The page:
PHOTO: Jonathan Weiss, Shutterstock Inc.
As many regular readers of this blog will know I’ve been keeping a very close eye on Amazon’s incursion into the logistics space and published regular articles on their progress. Over the next 2 to 3 years they will become the dominant logistics player in the global retail supply chain. It’s a journey many of us can learn from.
A Simple Playbook
Amazon is all about scale and low prices. It has been ever since the company was founded on July 5, 1994 as “Earth’s Biggest Bookstore”, with the tagline “1 million titles, consistently low prices”. It’s an ethos that drives every enterprise Amazon undertakes and underpins their simple playbook:
- Identify inefficiencies in order to drive prices lower
- Develop a technology solution in order to do so
- Scale the solution into a platform
- Offer that platform as a solution for third parties
And it’s a playbook they have faithfully followed in their entry into the logistics space. As of this writing they have inserted an Amazon solution into every part of a global retail supply chain, with the exception of rail transportation.
The Trigger Point
Amazon pioneered free shipping and ever decreasing delivery times which set a high bar for consumer expectations and provided a significant competitive advantage. In 2014 free shipping cost Amazon more than $4.2 billion – nearly 5% of net sales. The shipping delays caused by third-party couriers in the 2013 holiday season were a big blow to them. It triggered the decision to reduce their dependence on third-party delivery providers.
Shortly after that we saw the introduction of Amazon Flex, an “Uber like” courier delivery service, Amazon Prime big rigs started appearing on the highways and in December 2016 Amazon made its first commercial drone delivery in the UK.
Getting Their Feet Wet
But as I mentioned previously Amazon is all about scale. The global supply chain and freight forwarding was the next logical step. In late 2015 Amazon received freight forwarding licenses from both the US and the Chinese governments.
“It’s a very smart move,” said Jaime Jimenez, CEO of iContainers, a startup trying to digitize the ocean freight industry. “They’re going to make it easier for Chinese suppliers to get stock to American customers.”
And Jimenez went on to explain
“The $350 billion ocean freight industry is completely outdated and a nightmare to deal with. If a merchant wants to ship a container from China to the US, they could spend up to 40 days emailing with various providers and carriers trying to figure out how much it would cost and how long it would take.”
This is all red meat for Amazon – identify inefficiencies to lower prices.
Taking to the Air
In addition in early 2016 they signed an agreement to lease 20 Boeing 767 freighter aircraft from Air Transport Services Group.
From a Supply Chain 24/7 article:
Dave Clark, Amazon senior vice president of worldwide operations and customer service, said, “Amazon is excited to supplement its existing network through this deal with ATSG to use these 20 aircraft to ensure air cargo capacity to support one and two day delivery for customers. ”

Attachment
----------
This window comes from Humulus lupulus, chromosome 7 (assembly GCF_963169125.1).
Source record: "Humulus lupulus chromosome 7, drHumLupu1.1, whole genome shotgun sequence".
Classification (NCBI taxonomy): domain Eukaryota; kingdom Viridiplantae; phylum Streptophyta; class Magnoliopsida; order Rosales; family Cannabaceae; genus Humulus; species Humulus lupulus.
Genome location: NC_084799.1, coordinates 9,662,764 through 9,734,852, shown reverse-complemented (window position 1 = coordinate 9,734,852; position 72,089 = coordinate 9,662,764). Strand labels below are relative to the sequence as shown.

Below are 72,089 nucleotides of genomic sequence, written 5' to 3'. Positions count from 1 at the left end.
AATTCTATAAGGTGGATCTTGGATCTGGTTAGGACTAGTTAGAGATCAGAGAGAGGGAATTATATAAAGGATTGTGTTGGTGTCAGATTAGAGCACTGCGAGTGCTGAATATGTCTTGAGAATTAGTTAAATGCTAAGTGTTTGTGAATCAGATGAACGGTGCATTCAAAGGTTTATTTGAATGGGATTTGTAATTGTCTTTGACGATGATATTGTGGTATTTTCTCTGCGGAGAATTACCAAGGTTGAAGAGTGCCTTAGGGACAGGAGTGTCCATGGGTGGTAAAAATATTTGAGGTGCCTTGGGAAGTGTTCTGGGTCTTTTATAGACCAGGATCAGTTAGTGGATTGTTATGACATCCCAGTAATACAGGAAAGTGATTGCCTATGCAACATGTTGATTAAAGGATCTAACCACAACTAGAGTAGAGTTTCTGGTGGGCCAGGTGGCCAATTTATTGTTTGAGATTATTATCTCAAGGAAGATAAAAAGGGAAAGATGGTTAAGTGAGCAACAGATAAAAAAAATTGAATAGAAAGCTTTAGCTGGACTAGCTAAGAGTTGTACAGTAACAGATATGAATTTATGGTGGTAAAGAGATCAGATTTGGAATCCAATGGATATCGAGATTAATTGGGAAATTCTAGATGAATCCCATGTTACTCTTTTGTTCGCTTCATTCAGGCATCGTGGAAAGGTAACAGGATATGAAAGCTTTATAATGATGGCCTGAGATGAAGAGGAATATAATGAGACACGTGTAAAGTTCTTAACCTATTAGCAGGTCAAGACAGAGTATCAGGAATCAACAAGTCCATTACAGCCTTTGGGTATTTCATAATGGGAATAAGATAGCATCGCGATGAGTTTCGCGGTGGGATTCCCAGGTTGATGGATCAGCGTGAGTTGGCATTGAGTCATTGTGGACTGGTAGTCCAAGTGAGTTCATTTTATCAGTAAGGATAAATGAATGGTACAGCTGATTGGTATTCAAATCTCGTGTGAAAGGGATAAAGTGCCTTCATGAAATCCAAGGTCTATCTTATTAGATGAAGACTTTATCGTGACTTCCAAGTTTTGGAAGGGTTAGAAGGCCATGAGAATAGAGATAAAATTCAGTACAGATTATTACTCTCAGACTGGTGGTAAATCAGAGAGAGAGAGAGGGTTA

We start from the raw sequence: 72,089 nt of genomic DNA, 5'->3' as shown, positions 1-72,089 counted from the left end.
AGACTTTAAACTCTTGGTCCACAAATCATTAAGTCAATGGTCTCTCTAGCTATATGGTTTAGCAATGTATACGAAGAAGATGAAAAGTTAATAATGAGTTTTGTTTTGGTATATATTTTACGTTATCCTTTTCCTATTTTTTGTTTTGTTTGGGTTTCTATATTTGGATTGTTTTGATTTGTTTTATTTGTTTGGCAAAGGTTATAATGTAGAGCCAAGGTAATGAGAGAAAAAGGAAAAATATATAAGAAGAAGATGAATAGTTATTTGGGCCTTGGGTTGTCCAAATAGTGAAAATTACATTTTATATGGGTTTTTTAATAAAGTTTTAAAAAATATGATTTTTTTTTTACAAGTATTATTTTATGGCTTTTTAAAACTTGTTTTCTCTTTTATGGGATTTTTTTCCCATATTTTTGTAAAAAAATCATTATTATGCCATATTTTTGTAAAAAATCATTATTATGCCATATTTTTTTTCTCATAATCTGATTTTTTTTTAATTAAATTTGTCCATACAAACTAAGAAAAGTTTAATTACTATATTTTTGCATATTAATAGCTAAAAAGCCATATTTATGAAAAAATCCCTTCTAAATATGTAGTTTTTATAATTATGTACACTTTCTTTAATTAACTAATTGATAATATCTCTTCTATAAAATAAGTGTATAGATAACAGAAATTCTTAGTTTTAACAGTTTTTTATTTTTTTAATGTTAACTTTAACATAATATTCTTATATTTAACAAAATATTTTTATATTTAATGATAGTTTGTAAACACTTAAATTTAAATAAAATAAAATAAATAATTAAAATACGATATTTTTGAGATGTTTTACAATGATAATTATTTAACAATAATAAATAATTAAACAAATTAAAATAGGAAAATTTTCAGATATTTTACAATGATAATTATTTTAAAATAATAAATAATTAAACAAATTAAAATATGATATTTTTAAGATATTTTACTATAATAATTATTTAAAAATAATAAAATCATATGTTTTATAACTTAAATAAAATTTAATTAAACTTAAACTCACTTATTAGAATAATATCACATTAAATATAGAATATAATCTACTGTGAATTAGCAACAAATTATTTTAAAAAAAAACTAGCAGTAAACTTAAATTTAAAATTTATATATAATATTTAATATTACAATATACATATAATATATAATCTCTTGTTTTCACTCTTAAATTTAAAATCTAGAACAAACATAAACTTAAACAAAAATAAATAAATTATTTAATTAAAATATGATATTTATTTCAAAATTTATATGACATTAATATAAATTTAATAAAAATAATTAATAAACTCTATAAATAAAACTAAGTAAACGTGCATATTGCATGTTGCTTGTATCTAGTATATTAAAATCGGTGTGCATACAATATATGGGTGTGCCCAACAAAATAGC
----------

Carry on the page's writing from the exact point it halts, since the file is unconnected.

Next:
An Advanced Analytics Approach Is A Must
The ocean shipping and air cargo industries are now firmly in Amazons sights for disruption. Their technology driven approach to drive inefficiencies out of a system in pursuit of lower costs will produce casualties. We all know the current state of the container shipping industry. Hanjin’s bankruptcy is a clear statement that they need to get their house in order fast.
As Colin Sebastian, senior research analyst, RW Baird, noted in his Supply Chain 24/7 article
“Global logistics is a highly competitive market that we believe has yet to fully capitalize on the emergence of web – based technologies such as cloud computing, data centric analytics and optimization that can reduce inefficiencies throughout the supply chain. Amazon’s cloud technology expertise and increasingly complex fulfillment, logistics and delivery network seem to be obvious foundation to offer third-party services, with an incremental $400 billion-$450 billion market opportunity.”
Although the air cargo industry is in much better shape than the ocean shipping industry both need to rapidly invest in technology-based advanced analytics. This is a good first step but it’s not the only answer. My prediction is that the Amazon behemoth will eventually “own” the global supply chain for retail products. All that is left for the Air and Ocean carriers are goods and products that Amazon does not sell, i.e. commodities, industrial machinery, cars, agricultural products etc. The world according to Amazon will be here much sooner than you think.
If you’re interested in learning how shipping by rail might better meet your freight transportation needs call New Mexico Transloading at 505 – 908 – 1911. We’d be delighted to have a conversation with you.